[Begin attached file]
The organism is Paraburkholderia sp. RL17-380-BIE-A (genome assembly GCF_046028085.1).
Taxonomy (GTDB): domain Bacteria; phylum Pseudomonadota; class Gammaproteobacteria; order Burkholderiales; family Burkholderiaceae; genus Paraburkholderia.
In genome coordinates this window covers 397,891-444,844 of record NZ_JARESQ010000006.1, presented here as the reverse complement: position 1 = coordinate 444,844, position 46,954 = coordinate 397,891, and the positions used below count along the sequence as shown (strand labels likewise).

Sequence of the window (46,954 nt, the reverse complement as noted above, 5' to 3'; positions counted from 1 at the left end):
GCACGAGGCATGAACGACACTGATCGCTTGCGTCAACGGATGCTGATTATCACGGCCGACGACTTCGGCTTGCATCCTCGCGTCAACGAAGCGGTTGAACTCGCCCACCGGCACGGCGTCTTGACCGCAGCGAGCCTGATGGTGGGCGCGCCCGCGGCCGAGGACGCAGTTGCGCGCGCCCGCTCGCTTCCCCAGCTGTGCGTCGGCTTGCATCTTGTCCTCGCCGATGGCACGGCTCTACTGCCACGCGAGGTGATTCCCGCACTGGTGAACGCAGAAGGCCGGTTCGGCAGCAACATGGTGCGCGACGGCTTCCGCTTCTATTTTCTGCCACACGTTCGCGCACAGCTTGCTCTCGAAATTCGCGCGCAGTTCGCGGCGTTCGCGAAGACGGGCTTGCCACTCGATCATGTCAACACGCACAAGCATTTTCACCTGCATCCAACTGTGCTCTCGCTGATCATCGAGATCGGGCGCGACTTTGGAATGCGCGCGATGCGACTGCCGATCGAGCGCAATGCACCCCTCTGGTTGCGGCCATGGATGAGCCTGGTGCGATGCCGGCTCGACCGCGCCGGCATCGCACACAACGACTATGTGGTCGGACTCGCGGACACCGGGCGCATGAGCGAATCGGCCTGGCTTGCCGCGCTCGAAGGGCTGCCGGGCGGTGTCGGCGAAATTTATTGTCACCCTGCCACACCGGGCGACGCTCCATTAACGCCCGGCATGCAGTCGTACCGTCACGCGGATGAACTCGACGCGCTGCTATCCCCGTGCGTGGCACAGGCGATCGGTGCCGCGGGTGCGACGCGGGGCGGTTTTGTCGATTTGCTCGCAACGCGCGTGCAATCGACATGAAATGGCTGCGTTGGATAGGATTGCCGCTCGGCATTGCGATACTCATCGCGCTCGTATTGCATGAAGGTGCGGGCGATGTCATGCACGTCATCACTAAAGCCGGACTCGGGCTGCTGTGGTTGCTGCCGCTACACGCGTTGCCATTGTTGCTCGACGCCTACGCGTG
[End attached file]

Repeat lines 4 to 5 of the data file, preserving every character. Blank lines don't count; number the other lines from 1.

Sequence of the window (46,954 nt, the reverse complement as noted above, 5' to 3'; positions counted from 1 at the left end):
GCACGAGGCATGAACGACACTGATCGCTTGCGTCAACGGATGCTGATTATCACGGCCGACGACTTCGGCTTGCATCCTCGCGTCAACGAAGCGGTTGAACTCGCCCACCGGCACGGCGTCTTGACCGCAGCGAGCCTGATGGTGGGCGCGCCCGCGGCCGAGGACGCAGTTGCGCGCGCCCGCTCGCTTCCCCAGCTGTGCGTCGGCTTGCATCTTGTCCTCGCCGATGGCACGGCTCTACTGCCACGCGAGGTGATTCCCGCACTGGTGAACGCAGAAGGCCGGTTCGGCAGCAACATGGTGCGCGACGGCTTCCGCTTCTATTTTCTGCCACACGTTCGCGCACAGCTTGCTCTCGAAATTCGCGCGCAGTTCGCGGCGTTCGCGAAGACGGGCTTGCCACTCGATCATGTCAACACGCACAAGCATTTTCACCTGCATCCAACTGTGCTCTCGCTGATCATCGAGATCGGGCGCGACTTTGGAATGCGCGCGATGCGACTGCCGATCGAGCGCAATGCACCCCTCTGGTTGCGGCCATGGATGAGCCTGGTGCGATGCCGGCTCGACCGCGCCGGCATCGCACACAACGACTATGTGGTCGGACTCGCGGACACCGGGCGCATGAGCGAATCGGCCTGGCTTGCCGCGCTCGAAGGGCTGCCGGGCGGTGTCGGCGAAATTTATTGTCACCCTGCCACACCGGGCGACGCTCCATTAACGCCCGGCATGCAGTCGTACCGTCACGCGGATGAACTCGACGCGCTGCTATCCCCGTGCGTGGCACAGGCGATCGGTGCCGCGGGTGCGACGCGGGGCGGTTTTGTCGATTTGCTCGCAACGCGCGTGCAATCGACATGAAATGGCTGCGTTGGATAGGATTGCCGCTCGGCATTGCGATACTCATCGCGCTCGTATTGCATGAAGGTGCGGGCGATGTCATGCACGTCATCACTAAAGCCGGACTCGGGCTGCTGTGGTTGCTGCCGCTACACGCGTTGCCATTGTTGCTCGACGCCTACGCGTG